Bubonic Plague As Viewed By Christian And Muslim Societies

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The Bubonic Plague as viewed by Christian and Muslim Societies The Bubonic Plague, also known as the Black Death was responsible for wiping out anywhere from thirty to fifty percent of Europe's population between 1300-1400 C.E. This had a large impact on many civilizations during this time era. Due to little knowledge of bacteria, and how diseases spread, different religious groups reacted differently to the plague. The Bubonic Plague began to spread to humans from contact with fleas. These fleas would then jump from rats in which they fed off of onto humans. When bitten by one of these infected fleas the plague would transfer into the bloodstream of a victim and transfer the deadly virus to the new host. Once the virus reached the lungs the …show more content…

Religiously both of these groups also had very similar reactions. Within the Muslim Community many believed that the plague was god's punishment. Within source eleven Ibn al-Wardi writes, “We ask God’s forgiveness for our souls’ bad inclination; the plague is surely part of His punishment.” This quote shows that the Muslims believed that the plague was caused by god due to their bad tendencies. Within the Christian community they also believed that God had caused the plague due to their tendencies. Source twelve justifies this through by stating, “Pestilence, and every other manifestation of God’s vengeance arises from a multitude of sins.” Sins within the realm of Christian religion are just like the bad tendencies in which the Muslims blamed for the cause of the plague. The plague also had many economic effects to both of these religious groups. Salaries for workers who had to come in contacts with the plague greatly increased as a result of the Bubonic Plague. In the Christian community Source two written by Giovanni Boccaccio states, “ the greed of servants, who worked for inflated salaries without regard to the service they performed.” This quote shows …show more content…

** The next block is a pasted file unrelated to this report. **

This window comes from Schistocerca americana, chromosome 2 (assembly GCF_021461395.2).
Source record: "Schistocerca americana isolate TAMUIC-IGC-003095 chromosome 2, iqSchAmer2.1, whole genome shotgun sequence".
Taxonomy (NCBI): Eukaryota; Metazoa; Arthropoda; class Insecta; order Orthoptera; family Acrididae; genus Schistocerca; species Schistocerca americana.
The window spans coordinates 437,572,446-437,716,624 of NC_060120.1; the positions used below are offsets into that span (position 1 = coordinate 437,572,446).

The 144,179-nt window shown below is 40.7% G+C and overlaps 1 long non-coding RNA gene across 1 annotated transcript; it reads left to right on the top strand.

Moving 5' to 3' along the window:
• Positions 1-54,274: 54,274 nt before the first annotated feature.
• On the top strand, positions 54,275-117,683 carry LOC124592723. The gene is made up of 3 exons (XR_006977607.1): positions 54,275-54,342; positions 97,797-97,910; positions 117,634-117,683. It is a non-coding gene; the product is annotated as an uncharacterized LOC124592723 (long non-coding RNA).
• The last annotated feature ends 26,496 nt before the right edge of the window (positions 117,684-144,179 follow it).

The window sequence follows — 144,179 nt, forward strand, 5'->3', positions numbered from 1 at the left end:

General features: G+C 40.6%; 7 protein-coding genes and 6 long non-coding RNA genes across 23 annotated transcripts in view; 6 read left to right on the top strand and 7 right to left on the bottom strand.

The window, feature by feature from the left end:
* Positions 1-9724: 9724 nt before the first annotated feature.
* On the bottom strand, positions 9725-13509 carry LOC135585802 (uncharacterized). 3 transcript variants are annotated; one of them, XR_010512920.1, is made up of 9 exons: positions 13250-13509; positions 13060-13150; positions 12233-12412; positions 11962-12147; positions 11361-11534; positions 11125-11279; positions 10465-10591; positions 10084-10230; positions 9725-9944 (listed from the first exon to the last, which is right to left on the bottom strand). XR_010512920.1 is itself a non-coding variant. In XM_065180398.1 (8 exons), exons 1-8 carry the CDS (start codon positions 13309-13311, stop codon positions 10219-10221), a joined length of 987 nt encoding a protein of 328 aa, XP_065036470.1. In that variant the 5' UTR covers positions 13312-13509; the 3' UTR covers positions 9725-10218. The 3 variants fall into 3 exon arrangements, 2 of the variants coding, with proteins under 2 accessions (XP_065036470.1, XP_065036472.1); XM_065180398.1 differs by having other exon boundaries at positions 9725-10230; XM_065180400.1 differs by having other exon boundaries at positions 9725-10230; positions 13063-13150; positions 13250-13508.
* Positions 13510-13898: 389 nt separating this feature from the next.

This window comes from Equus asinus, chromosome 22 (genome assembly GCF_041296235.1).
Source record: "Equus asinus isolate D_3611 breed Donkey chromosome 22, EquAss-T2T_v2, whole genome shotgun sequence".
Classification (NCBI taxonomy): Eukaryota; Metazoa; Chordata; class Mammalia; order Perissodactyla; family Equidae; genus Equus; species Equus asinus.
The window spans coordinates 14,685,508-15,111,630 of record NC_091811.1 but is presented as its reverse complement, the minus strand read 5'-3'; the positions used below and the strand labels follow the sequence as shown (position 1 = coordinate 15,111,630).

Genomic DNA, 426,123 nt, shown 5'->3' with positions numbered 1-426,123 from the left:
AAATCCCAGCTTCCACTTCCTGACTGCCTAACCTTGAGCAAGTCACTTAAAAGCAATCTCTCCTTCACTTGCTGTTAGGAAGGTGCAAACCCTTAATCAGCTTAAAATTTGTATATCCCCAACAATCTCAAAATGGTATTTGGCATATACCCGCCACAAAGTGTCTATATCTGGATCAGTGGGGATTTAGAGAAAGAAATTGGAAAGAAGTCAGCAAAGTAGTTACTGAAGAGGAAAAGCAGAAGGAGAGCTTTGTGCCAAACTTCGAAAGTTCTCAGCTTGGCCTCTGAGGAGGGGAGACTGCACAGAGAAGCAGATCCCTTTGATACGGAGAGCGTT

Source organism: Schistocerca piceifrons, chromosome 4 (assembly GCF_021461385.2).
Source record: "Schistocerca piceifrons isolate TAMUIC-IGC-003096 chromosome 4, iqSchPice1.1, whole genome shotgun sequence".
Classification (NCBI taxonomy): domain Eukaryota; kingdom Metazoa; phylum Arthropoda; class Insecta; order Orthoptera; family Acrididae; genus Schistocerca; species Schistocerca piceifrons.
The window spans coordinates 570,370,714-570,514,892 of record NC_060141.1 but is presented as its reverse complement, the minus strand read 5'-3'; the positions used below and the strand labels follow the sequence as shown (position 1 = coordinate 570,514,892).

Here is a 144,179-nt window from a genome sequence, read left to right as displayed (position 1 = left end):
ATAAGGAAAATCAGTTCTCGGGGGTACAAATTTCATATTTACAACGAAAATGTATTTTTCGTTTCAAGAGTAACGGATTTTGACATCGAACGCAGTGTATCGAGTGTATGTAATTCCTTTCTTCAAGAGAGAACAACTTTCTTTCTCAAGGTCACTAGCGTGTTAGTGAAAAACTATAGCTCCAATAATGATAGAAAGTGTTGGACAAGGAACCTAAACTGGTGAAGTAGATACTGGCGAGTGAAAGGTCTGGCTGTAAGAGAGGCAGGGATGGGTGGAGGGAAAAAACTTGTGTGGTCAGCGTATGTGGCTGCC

Medically the Christians often practiced a form of Purging of the body. This would take the form of vomiting, sweating and even trying to bleed the disease out of their body, as shown in Source twelve. The Muslims on the other hand believed the remedy lied within the food that they ate. They would Often eat dried fruits and sour foods in hopes to evade the Plague. Religiously there were also many different reactions to the plague. Muslims believed in the healing power of cryptograms as shown by Source ten. They had believed that the certain alignment of numbers would ward off the plague. The Christian on the other hand believed that praying to saints would help to defend them from the Plague. Within source seven, which is a prayer to St. Sebastian a Christian writes, “O St Sebastian, guard and defend me, morning and evening, every minute of every hour.” Muslims did not believe in praying to saints, but Christians relied heavily on this belief. Politically there were also many different reactions that Christians and Muslims had toward the plague. Within the Christian community civilians were being denied entry to cities if there were any signs of infliction within that person. This is shown in source seven where Giovanni Boccaccio states, “the entry of any sick person into the

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